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Three recent examples show that public officials don't understand who they work for

The early reports out of Oakland suggest that Danielle Outlaw is a solid choice to be Portland's next police chief. But what, exactly, were the attributes that pushed her ahead of the others being considered by Mayor Ted Wheeler?

No one knows, because when Wheeler announced he had four finalists for the job of police chief, he released the names of only two of them. Wheeler had intended to name the four chief finalists, but changed course when two of them (including, apparently, Outlaw) balked at going public without a job offer.

Wheeler was actually more transparent than the Portland Public Schools Board, which didn't disclose the names of any finalists for the district superintendent post. Instead, on March 3, it announced Donyall Dickey, a top school official from Atlanta, would get the job, only to have the deal fall apart two months later.

We understand it's inconvenient to let your current boss know you're angling for a new job, but that's the price you should expect to pay when the paycheck you're seeking comes from taxpayers. Plus there are other big cities and school districts that make public the names of at least the finalists for their top posts. So job applicants in Portland shouldn't expect privacy here, unless overly cautious hiring managers decide to volunteer it. In our view, both the mayor and the school board erred in offering that promise.

An even more troubling new chapter in "Portland Confidential" comes from the folks at Metro, the regional government that, among other things, deals with our trash.

As Portland Tribune News Editor Steve Law has reported, Metro recently accepted proposals from seven companies vying for a big contract to process the region's food waste and turn it into compost or renewable energy.

When Law asked for the companies' submissions, hoping to report at least the locations of the proposed waste treatment sites and the method of disposal the companies would use, he was told the information is a secret.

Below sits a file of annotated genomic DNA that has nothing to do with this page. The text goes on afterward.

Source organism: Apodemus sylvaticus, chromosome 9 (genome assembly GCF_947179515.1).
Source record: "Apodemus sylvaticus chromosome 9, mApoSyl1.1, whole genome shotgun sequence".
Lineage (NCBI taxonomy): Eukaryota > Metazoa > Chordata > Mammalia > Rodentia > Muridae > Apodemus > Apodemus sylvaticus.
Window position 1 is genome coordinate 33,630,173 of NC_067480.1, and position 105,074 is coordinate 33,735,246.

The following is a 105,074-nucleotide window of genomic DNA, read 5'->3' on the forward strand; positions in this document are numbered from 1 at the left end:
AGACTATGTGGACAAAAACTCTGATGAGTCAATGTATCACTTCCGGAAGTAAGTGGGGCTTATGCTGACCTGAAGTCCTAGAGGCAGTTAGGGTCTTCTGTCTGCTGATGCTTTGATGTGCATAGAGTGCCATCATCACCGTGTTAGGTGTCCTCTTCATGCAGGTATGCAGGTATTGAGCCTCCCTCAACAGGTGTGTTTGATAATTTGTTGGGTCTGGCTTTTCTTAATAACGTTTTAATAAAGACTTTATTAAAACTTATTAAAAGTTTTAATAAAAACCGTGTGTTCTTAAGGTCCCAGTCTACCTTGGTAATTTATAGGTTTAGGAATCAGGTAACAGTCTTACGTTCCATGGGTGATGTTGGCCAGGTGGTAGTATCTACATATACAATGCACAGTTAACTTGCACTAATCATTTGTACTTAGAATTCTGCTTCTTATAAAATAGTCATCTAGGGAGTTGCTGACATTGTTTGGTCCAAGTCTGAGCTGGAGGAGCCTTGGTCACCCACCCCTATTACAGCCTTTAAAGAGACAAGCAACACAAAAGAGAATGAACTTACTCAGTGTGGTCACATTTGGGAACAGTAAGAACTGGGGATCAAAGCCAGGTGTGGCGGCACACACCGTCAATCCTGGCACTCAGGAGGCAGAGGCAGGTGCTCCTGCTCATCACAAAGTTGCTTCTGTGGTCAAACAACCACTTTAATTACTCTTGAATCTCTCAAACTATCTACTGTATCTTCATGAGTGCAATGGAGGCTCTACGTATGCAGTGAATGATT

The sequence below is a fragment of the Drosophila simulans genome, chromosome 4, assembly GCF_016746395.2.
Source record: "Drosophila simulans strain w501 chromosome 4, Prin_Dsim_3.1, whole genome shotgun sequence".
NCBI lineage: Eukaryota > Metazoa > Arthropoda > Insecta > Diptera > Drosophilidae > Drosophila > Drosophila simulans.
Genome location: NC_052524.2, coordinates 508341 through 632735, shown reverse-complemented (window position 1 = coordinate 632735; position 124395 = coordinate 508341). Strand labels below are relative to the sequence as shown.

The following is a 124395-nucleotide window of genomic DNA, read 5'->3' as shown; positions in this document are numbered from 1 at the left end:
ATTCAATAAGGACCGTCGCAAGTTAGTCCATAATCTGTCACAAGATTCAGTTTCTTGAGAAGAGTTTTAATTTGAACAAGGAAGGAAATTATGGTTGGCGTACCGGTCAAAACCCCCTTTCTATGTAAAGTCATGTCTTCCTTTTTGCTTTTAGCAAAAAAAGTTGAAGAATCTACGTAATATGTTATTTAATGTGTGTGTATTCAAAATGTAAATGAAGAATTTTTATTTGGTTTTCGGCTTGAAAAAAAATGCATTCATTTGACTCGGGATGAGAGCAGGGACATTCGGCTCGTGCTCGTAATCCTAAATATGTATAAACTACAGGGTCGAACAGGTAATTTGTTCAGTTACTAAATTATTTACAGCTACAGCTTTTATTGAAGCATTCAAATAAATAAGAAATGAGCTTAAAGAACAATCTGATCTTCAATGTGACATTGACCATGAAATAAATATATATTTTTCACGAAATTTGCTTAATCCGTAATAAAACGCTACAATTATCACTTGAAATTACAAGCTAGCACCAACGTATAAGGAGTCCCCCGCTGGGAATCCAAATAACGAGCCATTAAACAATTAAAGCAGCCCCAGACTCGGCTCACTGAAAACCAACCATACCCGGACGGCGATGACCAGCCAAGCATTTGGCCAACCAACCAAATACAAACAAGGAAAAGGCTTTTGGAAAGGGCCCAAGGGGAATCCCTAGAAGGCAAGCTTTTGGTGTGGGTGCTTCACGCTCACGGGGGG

In each of these three cases, people were told they could apply for public work — in the form of a huge contract or a plum job — and keep either their names or the nature of the proposed work confidential.

Oregon's public records law is clear that all government documents are assumed to be public records unless there is a compelling reason to keep them secret. Metro is taking the opposite approach, arguing that everything but the name of the bidders is secret unless the public or the press can offer a compelling reason for disclosure.

It's very possible that a bidder has some details in its proposals it doesn't want to share with a competitor. There is, of course, a simple solution. Such bona-fide trade secrets are a legitimate exemption, and can be redacted from documents when they are released.

Common sense dictates that some information recorded by public agencies should be kept secret: Social Security numbers, health care records or third-grade report cards. And Oregon public records law rightly allows such exemptions.

But public officials in Oregon could back up their hollow words about transparency with a clear message to anyone who wants a top government job or contract. They can explain that we are a state that values transparency. Sure, we will protect the limited personal and business details that are exempt from disclosure, but otherwise, expect your names and your proposals to be made public to the people who are footing the bill.

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